Pop-up transformer converts vacant storefronts into "community incubators" (Video)

miLES
© miLES

Attempting to solve urban problems with a versatile yet-almost-surgical approach, "pop-up" urban interventions have been recently appearing in many cities, taking form as boutique restos, parklets to guerilla bike lanes.

In New York City's Lower East Side, gentrification has meant rising commercial rents, raising the entry barrier for small companies and community projects. Hoping to tackle this issue, interdisciplinary collective Made In the Lower East Side (miLES) launched an community initiative last year to revitalize the neighbourhood using the pop-up concept. They are now aiming to launch the Storefront Transformer, a prototype that "activates" underused properties with an adaptable design that allows multiple uses for the same space.

© miLES

Designed in collaboration with Architecture Commons, the Storefront Transformer is a modular bundle of furniture that can support a range of functions:

The miLES Storefront Transformer is a versatile set of furnishing and amenities to program any storefront - essentially a 6ft cube that can be easily transported and subdivided to roll through any storefront door. When unfolded, the Transformer provides functional elements such as shelving, partitions, tables, seats, stage, as well as infrastructure such as lighting, WIFI, power strips, speakers, projectors, and PA system so you have all the basic ingredients to create your own pop-up!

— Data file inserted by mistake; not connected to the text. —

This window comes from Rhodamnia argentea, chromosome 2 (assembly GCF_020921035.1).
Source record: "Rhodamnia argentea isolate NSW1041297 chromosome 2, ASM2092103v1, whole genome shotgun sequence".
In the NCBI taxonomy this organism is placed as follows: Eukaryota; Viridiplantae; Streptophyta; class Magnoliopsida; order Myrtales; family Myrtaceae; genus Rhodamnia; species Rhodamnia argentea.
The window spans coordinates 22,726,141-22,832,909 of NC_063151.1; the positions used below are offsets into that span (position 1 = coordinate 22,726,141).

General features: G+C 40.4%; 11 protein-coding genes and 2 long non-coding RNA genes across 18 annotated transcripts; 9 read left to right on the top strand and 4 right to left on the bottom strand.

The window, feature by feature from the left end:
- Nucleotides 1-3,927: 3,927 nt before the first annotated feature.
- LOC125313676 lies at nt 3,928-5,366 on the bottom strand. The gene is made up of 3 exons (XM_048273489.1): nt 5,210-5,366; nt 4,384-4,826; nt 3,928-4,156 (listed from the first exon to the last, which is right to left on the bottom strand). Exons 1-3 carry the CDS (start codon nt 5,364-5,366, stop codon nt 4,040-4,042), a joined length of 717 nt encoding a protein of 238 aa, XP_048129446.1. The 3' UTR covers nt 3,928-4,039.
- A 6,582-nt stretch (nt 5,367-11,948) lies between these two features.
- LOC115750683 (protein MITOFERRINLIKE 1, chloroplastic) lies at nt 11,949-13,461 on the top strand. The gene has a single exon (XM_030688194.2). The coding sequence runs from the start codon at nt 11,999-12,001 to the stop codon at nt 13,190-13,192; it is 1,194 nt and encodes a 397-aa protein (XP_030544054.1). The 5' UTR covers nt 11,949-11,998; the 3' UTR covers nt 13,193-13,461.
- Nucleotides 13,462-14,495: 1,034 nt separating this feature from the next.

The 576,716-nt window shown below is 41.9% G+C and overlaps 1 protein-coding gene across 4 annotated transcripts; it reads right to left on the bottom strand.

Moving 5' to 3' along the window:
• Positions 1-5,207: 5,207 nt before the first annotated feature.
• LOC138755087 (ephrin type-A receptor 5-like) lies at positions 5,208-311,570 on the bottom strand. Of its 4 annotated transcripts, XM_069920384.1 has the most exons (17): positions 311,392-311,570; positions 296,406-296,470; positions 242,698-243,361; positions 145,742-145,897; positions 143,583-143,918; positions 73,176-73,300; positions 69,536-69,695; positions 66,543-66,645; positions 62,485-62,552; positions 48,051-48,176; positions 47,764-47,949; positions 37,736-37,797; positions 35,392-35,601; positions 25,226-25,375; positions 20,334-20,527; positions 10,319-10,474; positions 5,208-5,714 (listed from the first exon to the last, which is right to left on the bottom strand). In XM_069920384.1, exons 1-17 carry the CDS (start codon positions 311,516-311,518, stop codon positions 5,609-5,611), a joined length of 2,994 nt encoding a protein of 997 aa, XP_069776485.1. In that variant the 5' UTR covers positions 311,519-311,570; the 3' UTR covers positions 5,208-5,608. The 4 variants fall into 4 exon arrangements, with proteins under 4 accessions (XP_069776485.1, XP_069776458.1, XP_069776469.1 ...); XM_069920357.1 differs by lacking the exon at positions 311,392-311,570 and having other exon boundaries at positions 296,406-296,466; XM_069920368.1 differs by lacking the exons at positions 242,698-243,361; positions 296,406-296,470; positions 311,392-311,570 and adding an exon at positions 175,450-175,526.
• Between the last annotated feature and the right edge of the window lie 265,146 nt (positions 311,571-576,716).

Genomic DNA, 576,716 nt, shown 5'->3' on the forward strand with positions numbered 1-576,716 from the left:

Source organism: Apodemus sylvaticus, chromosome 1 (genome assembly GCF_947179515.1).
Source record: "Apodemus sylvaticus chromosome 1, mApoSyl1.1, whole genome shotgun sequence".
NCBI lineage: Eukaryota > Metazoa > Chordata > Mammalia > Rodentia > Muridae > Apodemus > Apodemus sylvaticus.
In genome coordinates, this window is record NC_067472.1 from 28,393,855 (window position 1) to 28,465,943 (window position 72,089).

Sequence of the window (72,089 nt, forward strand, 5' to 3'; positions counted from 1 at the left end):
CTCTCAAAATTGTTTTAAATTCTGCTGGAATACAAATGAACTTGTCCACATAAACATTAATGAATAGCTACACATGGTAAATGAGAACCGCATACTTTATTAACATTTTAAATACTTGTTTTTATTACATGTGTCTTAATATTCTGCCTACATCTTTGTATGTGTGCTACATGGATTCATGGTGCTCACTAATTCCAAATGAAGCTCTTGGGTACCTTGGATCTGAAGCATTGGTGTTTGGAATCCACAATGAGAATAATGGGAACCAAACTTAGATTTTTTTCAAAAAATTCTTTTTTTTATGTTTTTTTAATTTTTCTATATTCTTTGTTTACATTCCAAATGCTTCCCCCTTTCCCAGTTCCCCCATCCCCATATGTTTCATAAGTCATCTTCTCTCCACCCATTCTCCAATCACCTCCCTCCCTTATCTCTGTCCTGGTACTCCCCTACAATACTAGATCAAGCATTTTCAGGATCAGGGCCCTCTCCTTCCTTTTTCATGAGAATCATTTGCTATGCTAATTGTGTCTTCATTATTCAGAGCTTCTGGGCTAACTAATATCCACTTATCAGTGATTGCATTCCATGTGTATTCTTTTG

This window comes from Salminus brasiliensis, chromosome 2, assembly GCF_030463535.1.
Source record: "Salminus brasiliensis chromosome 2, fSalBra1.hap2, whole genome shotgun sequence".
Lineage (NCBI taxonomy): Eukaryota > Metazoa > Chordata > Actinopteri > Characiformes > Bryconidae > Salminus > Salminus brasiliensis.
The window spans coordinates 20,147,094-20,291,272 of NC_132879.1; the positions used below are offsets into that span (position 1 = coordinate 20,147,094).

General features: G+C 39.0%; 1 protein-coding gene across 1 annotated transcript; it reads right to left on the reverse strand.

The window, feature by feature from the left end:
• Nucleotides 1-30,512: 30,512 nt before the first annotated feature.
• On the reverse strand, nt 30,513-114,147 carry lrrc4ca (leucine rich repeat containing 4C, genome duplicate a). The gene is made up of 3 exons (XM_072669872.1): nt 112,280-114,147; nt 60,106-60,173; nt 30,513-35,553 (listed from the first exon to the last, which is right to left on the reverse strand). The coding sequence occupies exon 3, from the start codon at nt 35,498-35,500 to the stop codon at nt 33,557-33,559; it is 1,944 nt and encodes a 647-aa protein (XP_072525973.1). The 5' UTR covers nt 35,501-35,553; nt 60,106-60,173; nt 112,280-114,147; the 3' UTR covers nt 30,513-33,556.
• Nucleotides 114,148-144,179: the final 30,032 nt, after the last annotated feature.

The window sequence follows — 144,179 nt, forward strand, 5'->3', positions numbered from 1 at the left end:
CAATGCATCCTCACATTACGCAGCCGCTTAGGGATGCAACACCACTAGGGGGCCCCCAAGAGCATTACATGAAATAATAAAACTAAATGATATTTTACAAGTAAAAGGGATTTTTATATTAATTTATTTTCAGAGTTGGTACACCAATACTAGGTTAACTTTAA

© miLES
© miLES

It's a multi-pronged stab at a local problem: MiLES notes that "despite the rapid gentrification of the neighborhood, there are still over 200 vacant storefronts in the Lower East Side." Their motivation is to establish a favourable situation for locals and landlords, essentially using the Storefront Transformer to convert these under-utilized spaces into affordable options for small business and organizations, creating economic opportunities for the neighbourhood, while also providing short-term rental income to landlords.

© miLES

Since the initiative's debut last year, the miLES model has been used for dozens of pop-up boutiques, workshops, classes and events at various locations. Now miLES is aiming to transform a vacant storefront to "incubate" seven pop-up ideas ranging from Show, Learn, Eat, Play Make, Shop and Share, using a prototype of the Storefront Transformer. This innovative approach for collaborative consumption may not only be a boon to small start-ups everywhere, but could very well help build more diverse and vibrant neighbourhoods beyond New York City. Check out miLES' Kickstarter page and video below for details.

© miLES

Tags: Communities | New York City | Urban Life